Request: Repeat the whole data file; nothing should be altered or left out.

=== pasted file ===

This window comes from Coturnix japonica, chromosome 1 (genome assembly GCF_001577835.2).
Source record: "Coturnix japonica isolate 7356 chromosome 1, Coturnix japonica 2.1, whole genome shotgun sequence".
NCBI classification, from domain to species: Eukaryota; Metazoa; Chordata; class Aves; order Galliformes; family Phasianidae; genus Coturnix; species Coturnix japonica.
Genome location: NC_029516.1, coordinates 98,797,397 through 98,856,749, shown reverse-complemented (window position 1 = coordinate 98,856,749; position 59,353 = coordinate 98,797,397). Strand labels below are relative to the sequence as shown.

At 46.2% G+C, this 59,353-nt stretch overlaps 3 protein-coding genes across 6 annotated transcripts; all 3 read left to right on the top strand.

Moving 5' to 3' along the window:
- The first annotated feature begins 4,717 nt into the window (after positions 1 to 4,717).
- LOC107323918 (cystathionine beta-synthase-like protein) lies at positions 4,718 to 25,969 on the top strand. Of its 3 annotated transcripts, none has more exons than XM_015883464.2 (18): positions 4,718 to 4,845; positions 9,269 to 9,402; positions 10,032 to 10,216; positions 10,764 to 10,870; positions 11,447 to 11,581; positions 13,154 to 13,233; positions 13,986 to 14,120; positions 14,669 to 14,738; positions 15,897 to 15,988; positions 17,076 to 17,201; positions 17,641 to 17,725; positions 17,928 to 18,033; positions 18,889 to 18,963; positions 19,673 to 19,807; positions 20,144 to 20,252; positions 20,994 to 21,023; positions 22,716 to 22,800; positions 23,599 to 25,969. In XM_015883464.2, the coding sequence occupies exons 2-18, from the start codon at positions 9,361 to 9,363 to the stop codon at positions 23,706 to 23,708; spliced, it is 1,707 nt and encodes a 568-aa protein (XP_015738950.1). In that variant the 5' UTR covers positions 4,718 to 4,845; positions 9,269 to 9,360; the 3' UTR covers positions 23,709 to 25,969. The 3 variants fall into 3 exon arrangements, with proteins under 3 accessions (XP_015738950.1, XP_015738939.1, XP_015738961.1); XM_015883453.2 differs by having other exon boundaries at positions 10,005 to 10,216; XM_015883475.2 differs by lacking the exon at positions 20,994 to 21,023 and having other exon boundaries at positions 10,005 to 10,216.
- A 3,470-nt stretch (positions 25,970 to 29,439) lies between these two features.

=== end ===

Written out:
This window comes from Coturnix japonica, chromosome 1 (genome assembly GCF_001577835.2).
Source record: "Coturnix japonica isolate 7356 chromosome 1, Coturnix japonica 2.1, whole genome shotgun sequence".
NCBI classification, from domain to species: Eukaryota; Metazoa; Chordata; class Aves; order Galliformes; family Phasianidae; genus Coturnix; species Coturnix japonica.
Genome location: NC_029516.1, coordinates 98,797,397 through 98,856,749, shown reverse-complemented (window position 1 = coordinate 98,856,749; position 59,353 = coordinate 98,797,397). Strand labels below are relative to the sequence as shown.

At 46.2% G+C, this 59,353-nt stretch overlaps 3 protein-coding genes across 6 annotated transcripts; all 3 read left to right on the top strand.

Moving 5' to 3' along the window:
- The first annotated feature begins 4,717 nt into the window (after positions 1 to 4,717).
- LOC107323918 (cystathionine beta-synthase-like protein) lies at positions 4,718 to 25,969 on the top strand. Of its 3 annotated transcripts, none has more exons than XM_015883464.2 (18): positions 4,718 to 4,845; positions 9,269 to 9,402; positions 10,032 to 10,216; positions 10,764 to 10,870; positions 11,447 to 11,581; positions 13,154 to 13,233; positions 13,986 to 14,120; positions 14,669 to 14,738; positions 15,897 to 15,988; positions 17,076 to 17,201; positions 17,641 to 17,725; positions 17,928 to 18,033; positions 18,889 to 18,963; positions 19,673 to 19,807; positions 20,144 to 20,252; positions 20,994 to 21,023; positions 22,716 to 22,800; positions 23,599 to 25,969. In XM_015883464.2, the coding sequence occupies exons 2-18, from the start codon at positions 9,361 to 9,363 to the stop codon at positions 23,706 to 23,708; spliced, it is 1,707 nt and encodes a 568-aa protein (XP_015738950.1). In that variant the 5' UTR covers positions 4,718 to 4,845; positions 9,269 to 9,360; the 3' UTR covers positions 23,709 to 25,969. The 3 variants fall into 3 exon arrangements, with proteins under 3 accessions (XP_015738950.1, XP_015738939.1, XP_015738961.1); XM_015883453.2 differs by having other exon boundaries at positions 10,005 to 10,216; XM_015883475.2 differs by lacking the exon at positions 20,994 to 21,023 and having other exon boundaries at positions 10,005 to 10,216.
- A 3,470-nt stretch (positions 25,970 to 29,439) lies between these two features.